More than 220,000 Philadelphia homeowners will get real estate tax breaks next year because they have been approved for the $30,000 Homestead Exemption.
A property owner who has the exemption will see his 2014 city property taxes reduced by about $400.
More than 300,000 owners who live in their own homes were thought to be eligible, but not all applied for the exemption by the Sept. 13 deadline despite efforts by council members and city officials to get them signed up.
Council members like Brian O’Neill, Bobby Henon and Maria Quinones Sanchez and their staffs took out ads, knocked on doors, sent out mailings and called homeowners. The city sent out representatives to talk up the exemption with neighborhood groups.
Still, as the mid-September deadline approached, there were people who had blank looks on their faces when told they had a tax break coming, said O’Neill (R-10th dist.). Those who learned about the exemption too late, he said last month, can still apply for it next year.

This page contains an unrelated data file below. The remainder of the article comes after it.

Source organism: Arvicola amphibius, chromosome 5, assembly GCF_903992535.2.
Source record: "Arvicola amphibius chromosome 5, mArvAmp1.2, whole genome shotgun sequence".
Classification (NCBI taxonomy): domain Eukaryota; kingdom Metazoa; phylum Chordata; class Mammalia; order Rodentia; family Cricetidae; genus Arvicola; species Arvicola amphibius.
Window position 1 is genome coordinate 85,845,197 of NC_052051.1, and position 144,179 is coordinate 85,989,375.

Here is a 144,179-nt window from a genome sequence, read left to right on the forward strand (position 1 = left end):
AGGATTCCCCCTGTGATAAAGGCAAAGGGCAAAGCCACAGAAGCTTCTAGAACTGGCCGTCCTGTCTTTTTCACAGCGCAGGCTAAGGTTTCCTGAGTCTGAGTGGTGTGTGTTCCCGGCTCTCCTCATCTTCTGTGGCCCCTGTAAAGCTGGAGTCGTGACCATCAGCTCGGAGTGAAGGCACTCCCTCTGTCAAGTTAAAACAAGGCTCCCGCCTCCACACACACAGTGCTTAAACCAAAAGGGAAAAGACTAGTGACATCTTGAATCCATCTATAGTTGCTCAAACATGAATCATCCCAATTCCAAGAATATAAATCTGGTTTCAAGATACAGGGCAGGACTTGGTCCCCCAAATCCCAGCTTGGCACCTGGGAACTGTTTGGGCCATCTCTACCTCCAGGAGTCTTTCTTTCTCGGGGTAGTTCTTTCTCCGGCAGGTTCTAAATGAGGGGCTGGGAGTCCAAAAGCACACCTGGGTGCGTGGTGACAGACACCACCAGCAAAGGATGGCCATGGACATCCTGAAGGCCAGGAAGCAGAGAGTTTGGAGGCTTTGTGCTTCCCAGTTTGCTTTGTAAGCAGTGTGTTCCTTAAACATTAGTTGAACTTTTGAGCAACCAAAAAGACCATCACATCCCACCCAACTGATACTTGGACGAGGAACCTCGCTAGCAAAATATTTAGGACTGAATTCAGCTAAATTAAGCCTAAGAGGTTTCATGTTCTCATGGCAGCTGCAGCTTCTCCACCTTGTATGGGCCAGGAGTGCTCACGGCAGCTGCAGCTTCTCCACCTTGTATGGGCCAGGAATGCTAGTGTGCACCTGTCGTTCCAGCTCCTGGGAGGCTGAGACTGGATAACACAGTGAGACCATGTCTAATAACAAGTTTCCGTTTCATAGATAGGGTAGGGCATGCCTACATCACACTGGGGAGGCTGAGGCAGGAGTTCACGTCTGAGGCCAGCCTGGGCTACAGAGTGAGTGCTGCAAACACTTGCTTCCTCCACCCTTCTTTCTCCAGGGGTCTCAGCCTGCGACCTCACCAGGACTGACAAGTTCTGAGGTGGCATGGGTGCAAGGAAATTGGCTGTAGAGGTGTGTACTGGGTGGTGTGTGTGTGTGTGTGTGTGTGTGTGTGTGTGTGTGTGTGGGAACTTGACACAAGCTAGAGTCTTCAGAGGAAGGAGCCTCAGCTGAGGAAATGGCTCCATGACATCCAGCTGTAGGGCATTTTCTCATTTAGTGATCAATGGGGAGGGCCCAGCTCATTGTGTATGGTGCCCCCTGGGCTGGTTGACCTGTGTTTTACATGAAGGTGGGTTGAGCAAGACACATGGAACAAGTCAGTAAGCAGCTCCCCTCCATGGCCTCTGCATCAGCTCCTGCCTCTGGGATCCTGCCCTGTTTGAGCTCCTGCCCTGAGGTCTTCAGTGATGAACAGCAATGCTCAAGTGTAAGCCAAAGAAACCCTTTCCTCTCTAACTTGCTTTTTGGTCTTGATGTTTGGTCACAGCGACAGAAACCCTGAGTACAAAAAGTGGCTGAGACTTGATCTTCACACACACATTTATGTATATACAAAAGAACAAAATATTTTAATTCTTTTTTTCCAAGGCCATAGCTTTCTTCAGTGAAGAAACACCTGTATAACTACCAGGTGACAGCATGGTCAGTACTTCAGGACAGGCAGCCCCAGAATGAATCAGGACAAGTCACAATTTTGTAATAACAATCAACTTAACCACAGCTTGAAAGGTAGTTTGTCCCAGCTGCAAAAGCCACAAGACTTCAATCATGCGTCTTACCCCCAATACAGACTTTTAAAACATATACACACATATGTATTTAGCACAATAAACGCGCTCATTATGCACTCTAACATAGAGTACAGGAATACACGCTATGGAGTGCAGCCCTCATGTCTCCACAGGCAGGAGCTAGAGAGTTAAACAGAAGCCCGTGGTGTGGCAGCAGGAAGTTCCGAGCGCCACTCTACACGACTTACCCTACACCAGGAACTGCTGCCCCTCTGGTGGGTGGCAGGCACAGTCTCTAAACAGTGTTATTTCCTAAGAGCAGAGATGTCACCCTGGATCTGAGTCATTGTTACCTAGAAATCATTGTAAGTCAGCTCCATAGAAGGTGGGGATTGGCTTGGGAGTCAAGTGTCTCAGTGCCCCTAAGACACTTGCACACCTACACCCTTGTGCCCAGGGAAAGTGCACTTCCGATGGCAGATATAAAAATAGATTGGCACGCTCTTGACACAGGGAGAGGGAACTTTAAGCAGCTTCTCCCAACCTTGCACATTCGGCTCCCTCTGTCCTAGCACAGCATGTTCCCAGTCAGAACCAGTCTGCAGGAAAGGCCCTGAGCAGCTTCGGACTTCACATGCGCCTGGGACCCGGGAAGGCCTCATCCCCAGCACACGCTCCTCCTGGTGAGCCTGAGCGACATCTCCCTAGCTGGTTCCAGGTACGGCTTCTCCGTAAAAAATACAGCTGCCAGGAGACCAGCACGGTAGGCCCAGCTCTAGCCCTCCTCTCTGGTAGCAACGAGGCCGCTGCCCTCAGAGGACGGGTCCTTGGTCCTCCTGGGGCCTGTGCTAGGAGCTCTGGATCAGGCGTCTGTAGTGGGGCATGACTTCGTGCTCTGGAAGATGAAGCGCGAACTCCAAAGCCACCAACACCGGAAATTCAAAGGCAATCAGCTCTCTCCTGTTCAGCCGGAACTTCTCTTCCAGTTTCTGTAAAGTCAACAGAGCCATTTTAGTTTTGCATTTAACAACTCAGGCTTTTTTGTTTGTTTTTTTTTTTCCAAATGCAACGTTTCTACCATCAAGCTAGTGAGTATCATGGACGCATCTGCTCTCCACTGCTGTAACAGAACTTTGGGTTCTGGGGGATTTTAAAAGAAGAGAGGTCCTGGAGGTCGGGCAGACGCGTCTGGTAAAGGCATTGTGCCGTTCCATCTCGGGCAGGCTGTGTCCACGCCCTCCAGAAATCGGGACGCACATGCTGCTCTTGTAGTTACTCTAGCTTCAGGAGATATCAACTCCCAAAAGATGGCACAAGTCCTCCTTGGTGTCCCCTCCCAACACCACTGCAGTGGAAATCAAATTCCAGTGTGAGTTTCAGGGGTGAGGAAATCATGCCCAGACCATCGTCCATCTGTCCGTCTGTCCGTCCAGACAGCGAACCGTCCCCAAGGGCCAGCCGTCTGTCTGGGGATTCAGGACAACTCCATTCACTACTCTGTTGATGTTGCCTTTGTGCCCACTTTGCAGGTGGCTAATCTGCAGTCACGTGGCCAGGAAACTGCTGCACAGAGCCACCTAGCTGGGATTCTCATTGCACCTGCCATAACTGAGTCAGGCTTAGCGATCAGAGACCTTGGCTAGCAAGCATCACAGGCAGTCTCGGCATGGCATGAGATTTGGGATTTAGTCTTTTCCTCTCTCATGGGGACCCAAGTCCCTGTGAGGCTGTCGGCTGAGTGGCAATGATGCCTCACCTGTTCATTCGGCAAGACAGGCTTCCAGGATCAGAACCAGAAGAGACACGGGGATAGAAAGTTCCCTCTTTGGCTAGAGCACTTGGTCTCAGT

The exemption works simply enough: Subtract $30,000 from a property’s assessed value before multiplying the assessment by the tax rate, which is roughly 1.32 percent. The exemption doesn’t affect a home’s market value. It’s used only for taxation computations.
As of Sept. 27, 224,448 homeowners were approved for the exemption, said Mayor Michael Nutter’s spokesman, Mark McDonald.
The city denied 24,000 applications, he said, and there were 82,147 duplicate applications. Seventy-two people withdrew their applications, he added.
McDonald said the Office of Property Assessment believes the final number of exemption approvals could surpass 230,000. Also, although the deadline to apply for the exemption was Sept. 13, people who buy a home after Sept. 14 can still apply for the exemption for their 2014 taxes.
“This wrinkle ends Dec. 1,” McDonald stated in an Oct. 9 email to the Northeast Times. “After that, anyone who buys will have to wait until tax year 2015 to have a homestead exemption applied to their assessment.” ••